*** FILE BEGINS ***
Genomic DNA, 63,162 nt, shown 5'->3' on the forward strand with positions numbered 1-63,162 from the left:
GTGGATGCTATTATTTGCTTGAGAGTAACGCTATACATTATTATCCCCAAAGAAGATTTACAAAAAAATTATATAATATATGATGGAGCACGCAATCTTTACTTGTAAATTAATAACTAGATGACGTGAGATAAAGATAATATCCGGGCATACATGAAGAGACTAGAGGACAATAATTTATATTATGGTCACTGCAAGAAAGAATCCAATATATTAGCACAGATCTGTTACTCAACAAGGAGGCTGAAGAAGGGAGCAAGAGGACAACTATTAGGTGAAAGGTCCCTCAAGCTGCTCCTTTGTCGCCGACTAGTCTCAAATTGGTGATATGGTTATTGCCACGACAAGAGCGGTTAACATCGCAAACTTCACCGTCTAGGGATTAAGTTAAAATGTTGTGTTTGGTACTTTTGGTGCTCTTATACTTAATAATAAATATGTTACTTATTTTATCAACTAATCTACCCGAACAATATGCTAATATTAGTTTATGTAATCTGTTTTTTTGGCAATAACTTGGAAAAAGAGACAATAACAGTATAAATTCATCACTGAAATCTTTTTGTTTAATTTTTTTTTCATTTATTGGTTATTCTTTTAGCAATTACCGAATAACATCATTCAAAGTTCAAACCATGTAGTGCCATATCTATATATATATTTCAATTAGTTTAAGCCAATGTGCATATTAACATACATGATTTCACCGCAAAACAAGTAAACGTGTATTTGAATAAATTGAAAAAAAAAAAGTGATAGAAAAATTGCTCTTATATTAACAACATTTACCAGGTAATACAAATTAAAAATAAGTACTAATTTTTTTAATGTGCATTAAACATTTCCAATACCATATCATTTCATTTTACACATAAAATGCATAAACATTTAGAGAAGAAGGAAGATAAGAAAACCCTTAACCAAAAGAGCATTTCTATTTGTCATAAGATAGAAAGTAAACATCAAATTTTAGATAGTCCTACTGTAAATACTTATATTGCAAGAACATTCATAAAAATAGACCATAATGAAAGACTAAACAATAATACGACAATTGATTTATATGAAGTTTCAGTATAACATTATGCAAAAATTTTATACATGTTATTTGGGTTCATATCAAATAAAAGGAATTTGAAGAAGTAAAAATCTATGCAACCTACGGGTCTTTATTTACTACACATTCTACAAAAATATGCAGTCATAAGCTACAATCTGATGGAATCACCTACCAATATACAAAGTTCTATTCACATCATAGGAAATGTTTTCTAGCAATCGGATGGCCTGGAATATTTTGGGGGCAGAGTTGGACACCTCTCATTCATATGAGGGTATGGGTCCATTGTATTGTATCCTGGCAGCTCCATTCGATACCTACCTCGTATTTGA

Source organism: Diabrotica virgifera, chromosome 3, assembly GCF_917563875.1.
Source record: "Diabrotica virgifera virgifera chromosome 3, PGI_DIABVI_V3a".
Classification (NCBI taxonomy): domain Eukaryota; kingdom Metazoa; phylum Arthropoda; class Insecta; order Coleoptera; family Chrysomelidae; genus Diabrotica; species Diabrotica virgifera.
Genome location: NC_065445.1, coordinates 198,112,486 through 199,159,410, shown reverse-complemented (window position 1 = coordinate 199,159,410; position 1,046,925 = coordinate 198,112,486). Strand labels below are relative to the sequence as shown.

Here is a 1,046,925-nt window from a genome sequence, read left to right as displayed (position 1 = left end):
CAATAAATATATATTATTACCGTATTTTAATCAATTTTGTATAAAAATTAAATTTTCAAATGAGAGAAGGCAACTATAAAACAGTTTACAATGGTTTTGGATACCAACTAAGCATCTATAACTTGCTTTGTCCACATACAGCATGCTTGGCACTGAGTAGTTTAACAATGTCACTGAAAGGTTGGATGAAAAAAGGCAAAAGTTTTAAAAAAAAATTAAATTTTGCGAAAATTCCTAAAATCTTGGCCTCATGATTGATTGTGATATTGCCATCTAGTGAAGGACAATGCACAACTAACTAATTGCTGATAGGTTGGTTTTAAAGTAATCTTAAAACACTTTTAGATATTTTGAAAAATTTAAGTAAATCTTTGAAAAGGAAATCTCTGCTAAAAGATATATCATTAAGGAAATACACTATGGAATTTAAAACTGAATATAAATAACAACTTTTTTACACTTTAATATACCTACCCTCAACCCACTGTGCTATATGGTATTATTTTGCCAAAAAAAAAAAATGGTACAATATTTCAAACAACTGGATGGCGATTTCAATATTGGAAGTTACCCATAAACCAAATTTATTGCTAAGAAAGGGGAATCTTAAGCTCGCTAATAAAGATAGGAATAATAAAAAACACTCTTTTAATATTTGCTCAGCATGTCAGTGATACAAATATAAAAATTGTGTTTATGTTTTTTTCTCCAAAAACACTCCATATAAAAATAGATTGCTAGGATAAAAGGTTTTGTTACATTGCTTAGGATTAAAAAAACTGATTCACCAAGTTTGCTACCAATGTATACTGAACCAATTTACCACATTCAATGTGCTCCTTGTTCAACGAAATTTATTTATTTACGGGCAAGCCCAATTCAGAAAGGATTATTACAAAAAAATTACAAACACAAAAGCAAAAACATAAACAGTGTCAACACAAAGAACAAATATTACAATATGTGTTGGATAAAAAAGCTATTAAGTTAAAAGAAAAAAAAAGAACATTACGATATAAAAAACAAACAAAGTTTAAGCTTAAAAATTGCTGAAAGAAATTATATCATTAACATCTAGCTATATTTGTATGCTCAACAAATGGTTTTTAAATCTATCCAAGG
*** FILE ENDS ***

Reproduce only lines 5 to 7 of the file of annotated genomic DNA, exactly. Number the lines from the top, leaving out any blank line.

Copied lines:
Classification (NCBI taxonomy): domain Eukaryota; kingdom Metazoa; phylum Arthropoda; class Insecta; order Coleoptera; family Chrysomelidae; genus Diabrotica; species Diabrotica virgifera.
Genome location: NC_065445.1, coordinates 198,112,486 through 199,159,410, shown reverse-complemented (window position 1 = coordinate 199,159,410; position 1,046,925 = coordinate 198,112,486). Strand labels below are relative to the sequence as shown.

Here is a 1,046,925-nt window from a genome sequence, read left to right as displayed (position 1 = left end):